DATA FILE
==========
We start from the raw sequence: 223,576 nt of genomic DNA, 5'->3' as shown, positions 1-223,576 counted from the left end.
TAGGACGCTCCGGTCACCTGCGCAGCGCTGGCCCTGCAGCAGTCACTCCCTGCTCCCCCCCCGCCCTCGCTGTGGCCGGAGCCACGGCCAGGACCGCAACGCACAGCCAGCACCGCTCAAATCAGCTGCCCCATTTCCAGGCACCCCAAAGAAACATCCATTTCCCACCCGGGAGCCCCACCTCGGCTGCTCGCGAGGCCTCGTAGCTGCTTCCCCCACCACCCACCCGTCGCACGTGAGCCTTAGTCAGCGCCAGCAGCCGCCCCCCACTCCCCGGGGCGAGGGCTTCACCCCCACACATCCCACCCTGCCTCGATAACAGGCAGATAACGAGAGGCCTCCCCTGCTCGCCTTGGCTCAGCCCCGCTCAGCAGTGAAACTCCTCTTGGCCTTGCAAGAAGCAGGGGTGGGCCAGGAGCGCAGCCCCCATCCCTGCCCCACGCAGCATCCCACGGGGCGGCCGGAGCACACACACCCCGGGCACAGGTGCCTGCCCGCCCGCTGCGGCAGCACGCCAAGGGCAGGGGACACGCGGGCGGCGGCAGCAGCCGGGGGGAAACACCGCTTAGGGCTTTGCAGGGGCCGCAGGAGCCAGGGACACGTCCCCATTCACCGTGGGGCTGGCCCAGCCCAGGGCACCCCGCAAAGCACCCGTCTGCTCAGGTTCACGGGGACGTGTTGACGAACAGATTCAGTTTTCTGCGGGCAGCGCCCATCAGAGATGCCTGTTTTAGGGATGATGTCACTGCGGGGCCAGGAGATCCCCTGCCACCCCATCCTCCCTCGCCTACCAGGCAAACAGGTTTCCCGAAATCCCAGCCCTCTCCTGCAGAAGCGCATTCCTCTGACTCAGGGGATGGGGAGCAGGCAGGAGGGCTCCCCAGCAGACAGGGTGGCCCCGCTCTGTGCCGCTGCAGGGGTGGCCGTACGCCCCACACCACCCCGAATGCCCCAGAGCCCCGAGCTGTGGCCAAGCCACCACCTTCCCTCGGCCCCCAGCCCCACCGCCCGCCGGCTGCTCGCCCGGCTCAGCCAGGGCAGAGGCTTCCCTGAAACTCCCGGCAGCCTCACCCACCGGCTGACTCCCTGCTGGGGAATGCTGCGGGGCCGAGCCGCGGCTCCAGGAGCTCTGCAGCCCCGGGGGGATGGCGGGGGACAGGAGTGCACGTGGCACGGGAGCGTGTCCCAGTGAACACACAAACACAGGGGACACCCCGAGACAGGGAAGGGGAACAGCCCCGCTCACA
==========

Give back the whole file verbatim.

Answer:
We start from the raw sequence: 223,576 nt of genomic DNA, 5'->3' as shown, positions 1-223,576 counted from the left end.
TAGGACGCTCCGGTCACCTGCGCAGCGCTGGCCCTGCAGCAGTCACTCCCTGCTCCCCCCCCGCCCTCGCTGTGGCCGGAGCCACGGCCAGGACCGCAACGCACAGCCAGCACCGCTCAAATCAGCTGCCCCATTTCCAGGCACCCCAAAGAAACATCCATTTCCCACCCGGGAGCCCCACCTCGGCTGCTCGCGAGGCCTCGTAGCTGCTTCCCCCACCACCCACCCGTCGCACGTGAGCCTTAGTCAGCGCCAGCAGCCGCCCCCCACTCCCCGGGGCGAGGGCTTCACCCCCACACATCCCACCCTGCCTCGATAACAGGCAGATAACGAGAGGCCTCCCCTGCTCGCCTTGGCTCAGCCCCGCTCAGCAGTGAAACTCCTCTTGGCCTTGCAAGAAGCAGGGGTGGGCCAGGAGCGCAGCCCCCATCCCTGCCCCACGCAGCATCCCACGGGGCGGCCGGAGCACACACACCCCGGGCACAGGTGCCTGCCCGCCCGCTGCGGCAGCACGCCAAGGGCAGGGGACACGCGGGCGGCGGCAGCAGCCGGGGGGAAACACCGCTTAGGGCTTTGCAGGGGCCGCAGGAGCCAGGGACACGTCCCCATTCACCGTGGGGCTGGCCCAGCCCAGGGCACCCCGCAAAGCACCCGTCTGCTCAGGTTCACGGGGACGTGTTGACGAACAGATTCAGTTTTCTGCGGGCAGCGCCCATCAGAGATGCCTGTTTTAGGGATGATGTCACTGCGGGGCCAGGAGATCCCCTGCCACCCCATCCTCCCTCGCCTACCAGGCAAACAGGTTTCCCGAAATCCCAGCCCTCTCCTGCAGAAGCGCATTCCTCTGACTCAGGGGATGGGGAGCAGGCAGGAGGGCTCCCCAGCAGACAGGGTGGCCCCGCTCTGTGCCGCTGCAGGGGTGGCCGTACGCCCCACACCACCCCGAATGCCCCAGAGCCCCGAGCTGTGGCCAAGCCACCACCTTCCCTCGGCCCCCAGCCCCACCGCCCGCCGGCTGCTCGCCCGGCTCAGCCAGGGCAGAGGCTTCCCTGAAACTCCCGGCAGCCTCACCCACCGGCTGACTCCCTGCTGGGGAATGCTGCGGGGCCGAGCCGCGGCTCCAGGAGCTCTGCAGCCCCGGGGGGATGGCGGGGGACAGGAGTGCACGTGGCACGGGAGCGTGTCCCAGTGAACACACAAACACAGGGGACACCCCGAGACAGGGAAGGGGAACAGCCCCGCTCACA